The Bank of Korea's monetary policy committee kept the base rate at 2.75 percent at a monthly meeting. The rate influences a variety of interest rates including those on overnight loans between financial institutions and more broadly on items such as mortgage and credit card debt.
The decision was closely watched with attention focused on whether the BOK would carry out two consecutive rate increases for the first time in more than three years in a bid to control rising prices. It unexpectedly raised the rate in January for the second time in three months.
South Korean financial markets reacted negatively. The benchmark stock index, initially higher after the decision, fell 1.6 percent to close at 1,977.19 - a two-month low - on selling led by foreign investors. The South Korean won, meanwhile, dropped 1 percent to 1,128.60 against the dollar.
Central banks have been raising borrowing costs in a bid to stem inflation. China's central bank raised interest rates Tuesday for the second time since late December to rein in rising prices as well sizzling economic growth. India, Indonesia, Brazil and Hungary are among nations where rates have been raised this year.
The Bank of England on Thursday, however, left its base interest rate at 0.5 percent despite increasing worries about stubbornly high inflation. The rate has been at a record low since March 2009 to stimulate the economy.
Experts had been split on the outcome of the Bank of Korea decision. A total of 11 economists at 19 financial institutions surveyed by Yonhap Infomax, the financial news arm of Yonhap news agency, predicted the bank would not raise the rate.
Price pressures have been growing in South Korea, Asia's fourth-largest economy, and the bank's monetary policy committee, led by Gov. Kim Choongsoo, highlighted that trend in its statement.
"Consumer price inflation in Korea has increased significantly, driven by the prices of petroleum products and farm produce," the statement said. The committee said it "expects high inflation expectations to continue and inflationary pressures to also persist as the economic upswing continues."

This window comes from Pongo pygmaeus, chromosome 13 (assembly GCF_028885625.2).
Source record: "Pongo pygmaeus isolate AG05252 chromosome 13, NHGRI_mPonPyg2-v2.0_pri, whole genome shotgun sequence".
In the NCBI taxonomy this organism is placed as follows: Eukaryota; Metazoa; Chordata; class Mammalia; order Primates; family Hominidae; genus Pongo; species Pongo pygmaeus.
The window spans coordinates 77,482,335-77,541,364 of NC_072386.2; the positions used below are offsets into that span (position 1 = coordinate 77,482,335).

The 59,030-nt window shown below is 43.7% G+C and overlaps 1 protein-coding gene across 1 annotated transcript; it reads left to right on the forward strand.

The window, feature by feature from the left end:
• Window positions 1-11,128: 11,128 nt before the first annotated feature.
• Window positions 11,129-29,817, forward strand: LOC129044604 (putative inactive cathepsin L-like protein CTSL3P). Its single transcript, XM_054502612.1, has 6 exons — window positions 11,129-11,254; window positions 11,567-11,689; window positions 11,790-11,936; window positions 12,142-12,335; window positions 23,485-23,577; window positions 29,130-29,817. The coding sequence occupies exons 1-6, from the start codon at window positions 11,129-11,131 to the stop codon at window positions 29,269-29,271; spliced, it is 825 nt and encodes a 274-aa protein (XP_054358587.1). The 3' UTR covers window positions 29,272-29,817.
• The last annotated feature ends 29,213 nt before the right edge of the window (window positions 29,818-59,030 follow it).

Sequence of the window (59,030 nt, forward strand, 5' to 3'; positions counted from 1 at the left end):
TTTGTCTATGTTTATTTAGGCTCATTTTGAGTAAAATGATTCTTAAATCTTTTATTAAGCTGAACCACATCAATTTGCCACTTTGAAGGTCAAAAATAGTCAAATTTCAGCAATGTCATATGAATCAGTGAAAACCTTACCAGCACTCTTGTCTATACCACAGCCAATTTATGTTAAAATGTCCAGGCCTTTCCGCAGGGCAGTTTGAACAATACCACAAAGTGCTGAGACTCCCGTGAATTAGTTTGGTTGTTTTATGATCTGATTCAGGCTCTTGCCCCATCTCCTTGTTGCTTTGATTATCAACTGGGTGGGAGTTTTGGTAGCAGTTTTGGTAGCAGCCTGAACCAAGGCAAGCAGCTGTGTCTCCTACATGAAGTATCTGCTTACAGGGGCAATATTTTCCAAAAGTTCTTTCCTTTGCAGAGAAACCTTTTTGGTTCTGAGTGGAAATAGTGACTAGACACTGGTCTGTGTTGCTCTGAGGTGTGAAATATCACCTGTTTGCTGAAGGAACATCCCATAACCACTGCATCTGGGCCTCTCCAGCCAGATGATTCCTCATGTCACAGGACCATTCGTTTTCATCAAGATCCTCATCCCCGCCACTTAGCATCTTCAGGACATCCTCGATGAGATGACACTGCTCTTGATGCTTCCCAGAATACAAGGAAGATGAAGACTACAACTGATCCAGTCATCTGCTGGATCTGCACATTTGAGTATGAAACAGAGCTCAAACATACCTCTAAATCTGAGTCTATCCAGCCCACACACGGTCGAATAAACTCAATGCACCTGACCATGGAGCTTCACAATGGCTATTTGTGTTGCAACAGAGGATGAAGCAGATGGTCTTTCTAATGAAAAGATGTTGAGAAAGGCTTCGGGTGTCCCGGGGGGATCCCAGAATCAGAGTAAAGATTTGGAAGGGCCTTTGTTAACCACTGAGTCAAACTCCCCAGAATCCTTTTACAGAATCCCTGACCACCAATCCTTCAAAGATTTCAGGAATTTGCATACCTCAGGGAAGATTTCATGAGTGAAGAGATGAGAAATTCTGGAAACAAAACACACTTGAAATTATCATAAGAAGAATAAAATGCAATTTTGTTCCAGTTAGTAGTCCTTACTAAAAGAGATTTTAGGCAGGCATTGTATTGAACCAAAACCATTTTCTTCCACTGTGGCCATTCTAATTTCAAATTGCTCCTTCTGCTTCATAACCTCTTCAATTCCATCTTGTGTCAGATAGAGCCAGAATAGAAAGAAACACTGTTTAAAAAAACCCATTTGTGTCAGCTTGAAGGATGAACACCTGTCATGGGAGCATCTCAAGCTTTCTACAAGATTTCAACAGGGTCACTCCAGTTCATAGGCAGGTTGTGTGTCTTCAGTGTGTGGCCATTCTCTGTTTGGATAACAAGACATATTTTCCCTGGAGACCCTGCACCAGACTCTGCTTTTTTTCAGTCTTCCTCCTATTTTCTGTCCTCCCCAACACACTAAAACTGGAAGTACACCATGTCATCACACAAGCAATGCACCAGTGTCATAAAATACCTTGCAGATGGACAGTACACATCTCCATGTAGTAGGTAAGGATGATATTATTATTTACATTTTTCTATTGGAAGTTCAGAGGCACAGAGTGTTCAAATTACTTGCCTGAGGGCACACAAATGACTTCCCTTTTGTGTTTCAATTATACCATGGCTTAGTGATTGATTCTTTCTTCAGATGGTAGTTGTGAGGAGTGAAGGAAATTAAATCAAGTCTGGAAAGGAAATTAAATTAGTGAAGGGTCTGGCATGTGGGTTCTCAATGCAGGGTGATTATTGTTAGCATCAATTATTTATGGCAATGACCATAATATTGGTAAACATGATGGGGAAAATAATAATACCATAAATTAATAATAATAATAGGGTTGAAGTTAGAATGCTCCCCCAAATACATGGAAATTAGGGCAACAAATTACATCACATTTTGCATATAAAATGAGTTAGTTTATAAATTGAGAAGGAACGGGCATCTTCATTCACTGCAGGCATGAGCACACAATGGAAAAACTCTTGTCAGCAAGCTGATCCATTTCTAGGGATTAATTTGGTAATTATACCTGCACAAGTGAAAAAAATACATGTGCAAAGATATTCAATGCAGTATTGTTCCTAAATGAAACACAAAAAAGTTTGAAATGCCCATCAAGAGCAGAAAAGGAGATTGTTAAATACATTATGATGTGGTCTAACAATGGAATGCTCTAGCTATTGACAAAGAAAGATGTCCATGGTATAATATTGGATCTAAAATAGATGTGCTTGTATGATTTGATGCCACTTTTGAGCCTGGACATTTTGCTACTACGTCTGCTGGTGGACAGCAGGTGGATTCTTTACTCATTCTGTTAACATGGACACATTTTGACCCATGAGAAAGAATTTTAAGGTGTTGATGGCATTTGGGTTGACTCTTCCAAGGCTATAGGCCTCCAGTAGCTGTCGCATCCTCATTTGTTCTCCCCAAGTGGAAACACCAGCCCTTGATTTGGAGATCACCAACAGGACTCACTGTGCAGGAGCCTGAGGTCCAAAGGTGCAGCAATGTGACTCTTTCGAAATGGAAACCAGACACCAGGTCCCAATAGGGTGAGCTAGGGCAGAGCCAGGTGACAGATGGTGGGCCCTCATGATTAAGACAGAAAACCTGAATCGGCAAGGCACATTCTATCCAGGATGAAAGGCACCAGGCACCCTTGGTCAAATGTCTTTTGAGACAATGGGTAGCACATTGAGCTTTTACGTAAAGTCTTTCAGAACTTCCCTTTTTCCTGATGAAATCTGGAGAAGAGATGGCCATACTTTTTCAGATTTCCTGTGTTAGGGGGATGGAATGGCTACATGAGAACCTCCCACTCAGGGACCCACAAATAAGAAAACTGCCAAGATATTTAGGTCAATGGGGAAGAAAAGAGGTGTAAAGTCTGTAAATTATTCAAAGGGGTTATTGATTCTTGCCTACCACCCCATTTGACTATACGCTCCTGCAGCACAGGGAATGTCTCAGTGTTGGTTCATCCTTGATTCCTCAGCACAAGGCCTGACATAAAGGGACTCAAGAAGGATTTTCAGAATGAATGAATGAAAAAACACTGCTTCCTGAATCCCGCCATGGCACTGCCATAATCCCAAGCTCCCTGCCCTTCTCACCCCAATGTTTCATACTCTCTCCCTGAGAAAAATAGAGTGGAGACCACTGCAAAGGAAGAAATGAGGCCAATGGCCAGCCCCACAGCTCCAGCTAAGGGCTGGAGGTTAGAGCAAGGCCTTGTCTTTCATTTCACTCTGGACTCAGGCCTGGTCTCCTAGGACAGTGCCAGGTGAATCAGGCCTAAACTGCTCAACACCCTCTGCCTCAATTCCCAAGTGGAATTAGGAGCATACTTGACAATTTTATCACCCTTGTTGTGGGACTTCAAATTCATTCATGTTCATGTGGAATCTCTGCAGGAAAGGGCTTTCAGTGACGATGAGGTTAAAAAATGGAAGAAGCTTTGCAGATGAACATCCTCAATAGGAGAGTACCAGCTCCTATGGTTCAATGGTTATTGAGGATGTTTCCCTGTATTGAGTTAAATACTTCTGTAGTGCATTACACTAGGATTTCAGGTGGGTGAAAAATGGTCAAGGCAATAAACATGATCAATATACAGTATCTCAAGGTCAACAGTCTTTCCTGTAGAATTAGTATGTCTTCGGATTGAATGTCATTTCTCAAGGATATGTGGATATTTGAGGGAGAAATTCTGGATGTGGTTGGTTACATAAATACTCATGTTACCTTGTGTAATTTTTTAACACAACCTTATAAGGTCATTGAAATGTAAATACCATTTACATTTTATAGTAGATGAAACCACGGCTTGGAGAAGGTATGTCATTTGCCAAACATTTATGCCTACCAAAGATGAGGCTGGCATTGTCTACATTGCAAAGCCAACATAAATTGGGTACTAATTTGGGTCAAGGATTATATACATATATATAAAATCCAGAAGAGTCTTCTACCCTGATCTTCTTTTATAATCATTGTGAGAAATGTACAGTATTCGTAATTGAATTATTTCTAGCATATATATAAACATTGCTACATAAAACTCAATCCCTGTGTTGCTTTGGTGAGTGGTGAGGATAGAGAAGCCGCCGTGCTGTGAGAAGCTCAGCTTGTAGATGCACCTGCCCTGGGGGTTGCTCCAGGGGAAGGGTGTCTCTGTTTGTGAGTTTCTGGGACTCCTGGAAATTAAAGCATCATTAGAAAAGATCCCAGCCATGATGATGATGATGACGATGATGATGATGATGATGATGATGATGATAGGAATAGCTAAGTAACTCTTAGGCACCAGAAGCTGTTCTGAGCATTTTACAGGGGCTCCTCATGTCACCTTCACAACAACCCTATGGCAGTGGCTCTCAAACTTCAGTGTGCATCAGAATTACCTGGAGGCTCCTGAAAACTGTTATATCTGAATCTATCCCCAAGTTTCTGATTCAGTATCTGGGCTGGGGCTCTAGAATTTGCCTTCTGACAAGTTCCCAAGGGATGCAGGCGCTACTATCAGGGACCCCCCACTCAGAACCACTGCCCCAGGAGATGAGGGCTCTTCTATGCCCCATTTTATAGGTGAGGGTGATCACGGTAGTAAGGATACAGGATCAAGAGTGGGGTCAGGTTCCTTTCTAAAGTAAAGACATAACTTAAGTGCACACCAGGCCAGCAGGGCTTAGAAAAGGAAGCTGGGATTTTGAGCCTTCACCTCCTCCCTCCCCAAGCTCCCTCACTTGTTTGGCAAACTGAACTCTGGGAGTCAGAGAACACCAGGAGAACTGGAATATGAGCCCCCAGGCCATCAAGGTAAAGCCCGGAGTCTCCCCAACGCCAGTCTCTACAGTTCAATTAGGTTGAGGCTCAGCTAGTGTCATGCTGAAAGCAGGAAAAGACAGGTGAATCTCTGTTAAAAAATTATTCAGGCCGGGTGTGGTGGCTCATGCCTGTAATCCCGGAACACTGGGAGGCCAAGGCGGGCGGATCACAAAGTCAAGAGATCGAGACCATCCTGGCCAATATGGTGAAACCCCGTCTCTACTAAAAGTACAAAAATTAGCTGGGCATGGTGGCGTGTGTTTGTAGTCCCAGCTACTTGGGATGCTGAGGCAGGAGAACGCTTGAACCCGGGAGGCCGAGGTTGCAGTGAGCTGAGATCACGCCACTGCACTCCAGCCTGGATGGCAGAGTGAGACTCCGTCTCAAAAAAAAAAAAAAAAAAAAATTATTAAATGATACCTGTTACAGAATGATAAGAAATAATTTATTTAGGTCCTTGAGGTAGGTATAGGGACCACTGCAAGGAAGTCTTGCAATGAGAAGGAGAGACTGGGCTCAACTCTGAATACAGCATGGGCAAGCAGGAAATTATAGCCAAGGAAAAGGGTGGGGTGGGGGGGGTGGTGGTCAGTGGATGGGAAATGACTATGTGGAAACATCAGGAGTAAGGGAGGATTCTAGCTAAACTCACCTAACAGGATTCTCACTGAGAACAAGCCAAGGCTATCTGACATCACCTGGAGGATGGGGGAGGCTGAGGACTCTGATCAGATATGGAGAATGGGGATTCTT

The central bank's inflation target is 3 percent, though that includes what it calls a "tolerance range" of plus or minus 1 percentage point. January's consumer price index jumped 4.1 percent from the same month last year, landing slightly outside that range. The central bank expects inflation to increase to 3.5 percent in 2011 from 2.9 percent last year.
Average South Koreans are growing more worried about rising prices. Consumer confidence fell last month amid expectations for further price increases, according to a BOK survey.
Han Beom-ho, an analyst at Shinhan Investment Corp. in Seoul, said the decline in shares came as foreign investors are growing anxious over inflation trends in emerging markets and amid expectations that the Bank of Korea will hike the interest rate next month.
Kwon Goohoon, economist at Goldman Sachs in Seoul, said the BOK was likely to increase it three more times in 2011 from March, which would take the base rate to 3.5 percent by the end of the year.
"The policy statement maintains a hawkish stance" and signals further tightening, he wrote in a comment on the decision.
South Korea's economy recovered strongly last year, growing 6.1 percent after a mere 0.2 percent expansion in 2009 during the global economic slump. Growth is expected to slow to 4.5 percent this year, according to the BOK. The South Korean government, meanwhile, says the economy could grow about 5 percent.
The BOK had slashed the base rate a total of 3.25 percentage points between October 2008 and February 2009 to a record low 2 percent as it joined other central banks in fighting the global financial crisis. It began unwinding from the ultra-loose monetary policy in July last year when it lifted the rate to 2.25 percent amid solid growth prospects and budding inflation worries.